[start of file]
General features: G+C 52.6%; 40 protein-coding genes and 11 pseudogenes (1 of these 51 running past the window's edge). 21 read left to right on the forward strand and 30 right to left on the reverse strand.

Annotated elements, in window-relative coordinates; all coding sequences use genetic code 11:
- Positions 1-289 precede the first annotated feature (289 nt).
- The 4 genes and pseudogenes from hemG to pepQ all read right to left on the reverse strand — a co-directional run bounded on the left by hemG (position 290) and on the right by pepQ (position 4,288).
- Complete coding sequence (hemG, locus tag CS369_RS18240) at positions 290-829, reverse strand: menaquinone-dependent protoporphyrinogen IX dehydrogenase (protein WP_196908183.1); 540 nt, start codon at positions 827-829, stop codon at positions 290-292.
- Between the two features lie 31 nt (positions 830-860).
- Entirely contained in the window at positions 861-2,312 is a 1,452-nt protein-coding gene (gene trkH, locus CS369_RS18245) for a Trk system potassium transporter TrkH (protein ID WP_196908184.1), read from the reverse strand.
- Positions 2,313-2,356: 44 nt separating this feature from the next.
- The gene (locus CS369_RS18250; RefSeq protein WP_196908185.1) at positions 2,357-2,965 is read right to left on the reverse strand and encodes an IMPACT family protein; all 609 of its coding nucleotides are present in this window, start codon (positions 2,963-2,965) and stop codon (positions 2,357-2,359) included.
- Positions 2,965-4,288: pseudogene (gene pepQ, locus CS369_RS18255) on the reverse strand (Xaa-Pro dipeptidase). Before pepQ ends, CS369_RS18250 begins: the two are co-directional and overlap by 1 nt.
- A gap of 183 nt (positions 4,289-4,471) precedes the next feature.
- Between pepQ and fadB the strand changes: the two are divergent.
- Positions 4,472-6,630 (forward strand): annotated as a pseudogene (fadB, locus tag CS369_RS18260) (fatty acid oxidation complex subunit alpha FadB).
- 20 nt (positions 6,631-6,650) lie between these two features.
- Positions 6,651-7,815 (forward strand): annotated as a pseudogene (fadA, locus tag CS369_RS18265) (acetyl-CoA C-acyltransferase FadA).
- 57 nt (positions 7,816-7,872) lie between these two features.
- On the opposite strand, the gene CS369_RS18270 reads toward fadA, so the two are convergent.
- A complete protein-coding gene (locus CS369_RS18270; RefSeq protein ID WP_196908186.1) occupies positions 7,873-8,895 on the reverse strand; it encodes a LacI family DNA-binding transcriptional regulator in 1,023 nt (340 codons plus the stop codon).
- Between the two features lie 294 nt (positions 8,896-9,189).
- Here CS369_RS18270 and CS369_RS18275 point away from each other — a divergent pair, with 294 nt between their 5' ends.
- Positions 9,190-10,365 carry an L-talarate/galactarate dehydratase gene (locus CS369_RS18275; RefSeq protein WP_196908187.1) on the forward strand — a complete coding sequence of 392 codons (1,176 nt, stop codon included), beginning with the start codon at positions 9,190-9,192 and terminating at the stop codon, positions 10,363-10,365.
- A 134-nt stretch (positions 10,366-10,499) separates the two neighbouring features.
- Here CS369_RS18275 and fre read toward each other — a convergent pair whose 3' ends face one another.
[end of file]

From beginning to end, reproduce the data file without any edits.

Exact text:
General features: G+C 52.6%; 40 protein-coding genes and 11 pseudogenes (1 of these 51 running past the window's edge). 21 read left to right on the forward strand and 30 right to left on the reverse strand.

Annotated elements, in window-relative coordinates; all coding sequences use genetic code 11:
- Positions 1-289 precede the first annotated feature (289 nt).
- The 4 genes and pseudogenes from hemG to pepQ all read right to left on the reverse strand — a co-directional run bounded on the left by hemG (position 290) and on the right by pepQ (position 4,288).
- Complete coding sequence (hemG, locus tag CS369_RS18240) at positions 290-829, reverse strand: menaquinone-dependent protoporphyrinogen IX dehydrogenase (protein WP_196908183.1); 540 nt, start codon at positions 827-829, stop codon at positions 290-292.
- Between the two features lie 31 nt (positions 830-860).
- Entirely contained in the window at positions 861-2,312 is a 1,452-nt protein-coding gene (gene trkH, locus CS369_RS18245) for a Trk system potassium transporter TrkH (protein ID WP_196908184.1), read from the reverse strand.
- Positions 2,313-2,356: 44 nt separating this feature from the next.
- The gene (locus CS369_RS18250; RefSeq protein WP_196908185.1) at positions 2,357-2,965 is read right to left on the reverse strand and encodes an IMPACT family protein; all 609 of its coding nucleotides are present in this window, start codon (positions 2,963-2,965) and stop codon (positions 2,357-2,359) included.
- Positions 2,965-4,288: pseudogene (gene pepQ, locus CS369_RS18255) on the reverse strand (Xaa-Pro dipeptidase). Before pepQ ends, CS369_RS18250 begins: the two are co-directional and overlap by 1 nt.
- A gap of 183 nt (positions 4,289-4,471) precedes the next feature.
- Between pepQ and fadB the strand changes: the two are divergent.
- Positions 4,472-6,630 (forward strand): annotated as a pseudogene (fadB, locus tag CS369_RS18260) (fatty acid oxidation complex subunit alpha FadB).
- 20 nt (positions 6,631-6,650) lie between these two features.
- Positions 6,651-7,815 (forward strand): annotated as a pseudogene (fadA, locus tag CS369_RS18265) (acetyl-CoA C-acyltransferase FadA).
- 57 nt (positions 7,816-7,872) lie between these two features.
- On the opposite strand, the gene CS369_RS18270 reads toward fadA, so the two are convergent.
- A complete protein-coding gene (locus CS369_RS18270; RefSeq protein ID WP_196908186.1) occupies positions 7,873-8,895 on the reverse strand; it encodes a LacI family DNA-binding transcriptional regulator in 1,023 nt (340 codons plus the stop codon).
- Between the two features lie 294 nt (positions 8,896-9,189).
- Here CS369_RS18270 and CS369_RS18275 point away from each other — a divergent pair, with 294 nt between their 5' ends.
- Positions 9,190-10,365 carry an L-talarate/galactarate dehydratase gene (locus CS369_RS18275; RefSeq protein WP_196908187.1) on the forward strand — a complete coding sequence of 392 codons (1,176 nt, stop codon included), beginning with the start codon at positions 9,190-9,192 and terminating at the stop codon, positions 10,363-10,365.
- A 134-nt stretch (positions 10,366-10,499) separates the two neighbouring features.
- Here CS369_RS18275 and fre read toward each other — a convergent pair whose 3' ends face one another.